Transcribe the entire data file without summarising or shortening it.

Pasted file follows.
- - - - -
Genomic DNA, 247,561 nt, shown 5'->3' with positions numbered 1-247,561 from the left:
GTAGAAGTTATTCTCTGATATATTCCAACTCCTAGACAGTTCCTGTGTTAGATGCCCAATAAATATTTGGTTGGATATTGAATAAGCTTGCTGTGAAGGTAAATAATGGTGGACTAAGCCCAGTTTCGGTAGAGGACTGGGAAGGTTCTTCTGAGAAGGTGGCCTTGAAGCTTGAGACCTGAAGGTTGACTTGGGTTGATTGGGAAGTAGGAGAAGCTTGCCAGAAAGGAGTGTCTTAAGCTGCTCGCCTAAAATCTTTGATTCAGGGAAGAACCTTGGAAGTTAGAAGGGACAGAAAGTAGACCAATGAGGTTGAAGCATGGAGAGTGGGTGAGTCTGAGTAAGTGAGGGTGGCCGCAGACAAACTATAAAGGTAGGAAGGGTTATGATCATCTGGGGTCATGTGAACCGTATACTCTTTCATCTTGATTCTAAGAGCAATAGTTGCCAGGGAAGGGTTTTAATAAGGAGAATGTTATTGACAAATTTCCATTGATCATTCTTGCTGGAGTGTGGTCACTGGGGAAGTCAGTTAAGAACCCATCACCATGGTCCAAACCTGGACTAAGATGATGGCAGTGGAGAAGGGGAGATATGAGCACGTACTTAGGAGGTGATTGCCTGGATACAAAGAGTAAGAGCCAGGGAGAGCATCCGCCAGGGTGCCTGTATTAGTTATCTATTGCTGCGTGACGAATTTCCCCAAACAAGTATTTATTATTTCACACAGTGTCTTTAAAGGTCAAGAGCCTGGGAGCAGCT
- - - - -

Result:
Genomic DNA, 247,561 nt, shown 5'->3' with positions numbered 1-247,561 from the left:
GTAGAAGTTATTCTCTGATATATTCCAACTCCTAGACAGTTCCTGTGTTAGATGCCCAATAAATATTTGGTTGGATATTGAATAAGCTTGCTGTGAAGGTAAATAATGGTGGACTAAGCCCAGTTTCGGTAGAGGACTGGGAAGGTTCTTCTGAGAAGGTGGCCTTGAAGCTTGAGACCTGAAGGTTGACTTGGGTTGATTGGGAAGTAGGAGAAGCTTGCCAGAAAGGAGTGTCTTAAGCTGCTCGCCTAAAATCTTTGATTCAGGGAAGAACCTTGGAAGTTAGAAGGGACAGAAAGTAGACCAATGAGGTTGAAGCATGGAGAGTGGGTGAGTCTGAGTAAGTGAGGGTGGCCGCAGACAAACTATAAAGGTAGGAAGGGTTATGATCATCTGGGGTCATGTGAACCGTATACTCTTTCATCTTGATTCTAAGAGCAATAGTTGCCAGGGAAGGGTTTTAATAAGGAGAATGTTATTGACAAATTTCCATTGATCATTCTTGCTGGAGTGTGGTCACTGGGGAAGTCAGTTAAGAACCCATCACCATGGTCCAAACCTGGACTAAGATGATGGCAGTGGAGAAGGGGAGATATGAGCACGTACTTAGGAGGTGATTGCCTGGATACAAAGAGTAAGAGCCAGGGAGAGCATCCGCCAGGGTGCCTGTATTAGTTATCTATTGCTGCGTGACGAATTTCCCCAAACAAGTATTTATTATTTCACACAGTGTCTTTAAAGGTCAAGAGCCTGGGAGCAGCT